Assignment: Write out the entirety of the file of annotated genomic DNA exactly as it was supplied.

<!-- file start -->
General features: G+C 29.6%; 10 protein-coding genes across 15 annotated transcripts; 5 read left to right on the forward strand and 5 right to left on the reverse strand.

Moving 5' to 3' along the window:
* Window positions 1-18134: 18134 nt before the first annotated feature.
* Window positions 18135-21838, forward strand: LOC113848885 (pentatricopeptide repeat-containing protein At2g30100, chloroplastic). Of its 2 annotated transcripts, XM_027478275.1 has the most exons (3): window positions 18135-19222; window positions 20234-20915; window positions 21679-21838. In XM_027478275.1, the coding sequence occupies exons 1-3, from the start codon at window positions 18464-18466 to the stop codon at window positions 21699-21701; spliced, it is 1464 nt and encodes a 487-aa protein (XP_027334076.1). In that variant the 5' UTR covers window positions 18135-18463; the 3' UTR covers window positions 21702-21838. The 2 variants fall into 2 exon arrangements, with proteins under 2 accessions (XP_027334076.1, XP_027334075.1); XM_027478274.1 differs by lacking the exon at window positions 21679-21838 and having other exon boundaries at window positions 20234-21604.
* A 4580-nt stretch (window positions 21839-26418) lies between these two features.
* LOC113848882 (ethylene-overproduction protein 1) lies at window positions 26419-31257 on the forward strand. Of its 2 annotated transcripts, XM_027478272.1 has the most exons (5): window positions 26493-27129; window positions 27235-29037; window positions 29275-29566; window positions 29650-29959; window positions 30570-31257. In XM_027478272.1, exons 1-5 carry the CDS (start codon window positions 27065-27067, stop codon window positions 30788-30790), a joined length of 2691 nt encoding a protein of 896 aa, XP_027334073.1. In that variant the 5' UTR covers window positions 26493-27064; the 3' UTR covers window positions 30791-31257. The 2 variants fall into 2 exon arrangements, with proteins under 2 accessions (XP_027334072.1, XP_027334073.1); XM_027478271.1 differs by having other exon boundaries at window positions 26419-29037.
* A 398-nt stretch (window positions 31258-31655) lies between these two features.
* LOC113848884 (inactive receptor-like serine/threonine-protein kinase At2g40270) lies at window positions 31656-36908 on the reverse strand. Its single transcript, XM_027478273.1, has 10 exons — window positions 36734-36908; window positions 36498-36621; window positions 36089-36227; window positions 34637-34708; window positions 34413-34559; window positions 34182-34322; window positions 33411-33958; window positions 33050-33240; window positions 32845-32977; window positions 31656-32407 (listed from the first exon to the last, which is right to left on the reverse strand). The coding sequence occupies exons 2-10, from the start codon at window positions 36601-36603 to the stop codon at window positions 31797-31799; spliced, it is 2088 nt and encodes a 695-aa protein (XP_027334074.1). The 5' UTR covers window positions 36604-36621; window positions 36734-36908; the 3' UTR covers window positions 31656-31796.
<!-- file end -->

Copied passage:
General features: G+C 29.6%; 10 protein-coding genes across 15 annotated transcripts; 5 read left to right on the forward strand and 5 right to left on the reverse strand.

Moving 5' to 3' along the window:
* Window positions 1-18134: 18134 nt before the first annotated feature.
* Window positions 18135-21838, forward strand: LOC113848885 (pentatricopeptide repeat-containing protein At2g30100, chloroplastic). Of its 2 annotated transcripts, XM_027478275.1 has the most exons (3): window positions 18135-19222; window positions 20234-20915; window positions 21679-21838. In XM_027478275.1, the coding sequence occupies exons 1-3, from the start codon at window positions 18464-18466 to the stop codon at window positions 21699-21701; spliced, it is 1464 nt and encodes a 487-aa protein (XP_027334076.1). In that variant the 5' UTR covers window positions 18135-18463; the 3' UTR covers window positions 21702-21838. The 2 variants fall into 2 exon arrangements, with proteins under 2 accessions (XP_027334076.1, XP_027334075.1); XM_027478274.1 differs by lacking the exon at window positions 21679-21838 and having other exon boundaries at window positions 20234-21604.
* A 4580-nt stretch (window positions 21839-26418) lies between these two features.
* LOC113848882 (ethylene-overproduction protein 1) lies at window positions 26419-31257 on the forward strand. Of its 2 annotated transcripts, XM_027478272.1 has the most exons (5): window positions 26493-27129; window positions 27235-29037; window positions 29275-29566; window positions 29650-29959; window positions 30570-31257. In XM_027478272.1, exons 1-5 carry the CDS (start codon window positions 27065-27067, stop codon window positions 30788-30790), a joined length of 2691 nt encoding a protein of 896 aa, XP_027334073.1. In that variant the 5' UTR covers window positions 26493-27064; the 3' UTR covers window positions 30791-31257. The 2 variants fall into 2 exon arrangements, with proteins under 2 accessions (XP_027334072.1, XP_027334073.1); XM_027478271.1 differs by having other exon boundaries at window positions 26419-29037.
* A 398-nt stretch (window positions 31258-31655) lies between these two features.
* LOC113848884 (inactive receptor-like serine/threonine-protein kinase At2g40270) lies at window positions 31656-36908 on the reverse strand. Its single transcript, XM_027478273.1, has 10 exons — window positions 36734-36908; window positions 36498-36621; window positions 36089-36227; window positions 34637-34708; window positions 34413-34559; window positions 34182-34322; window positions 33411-33958; window positions 33050-33240; window positions 32845-32977; window positions 31656-32407 (listed from the first exon to the last, which is right to left on the reverse strand). The coding sequence occupies exons 2-10, from the start codon at window positions 36601-36603 to the stop codon at window positions 31797-31799; spliced, it is 2088 nt and encodes a 695-aa protein (XP_027334074.1). The 5' UTR covers window positions 36604-36621; window positions 36734-36908; the 3' UTR covers window positions 31656-31796.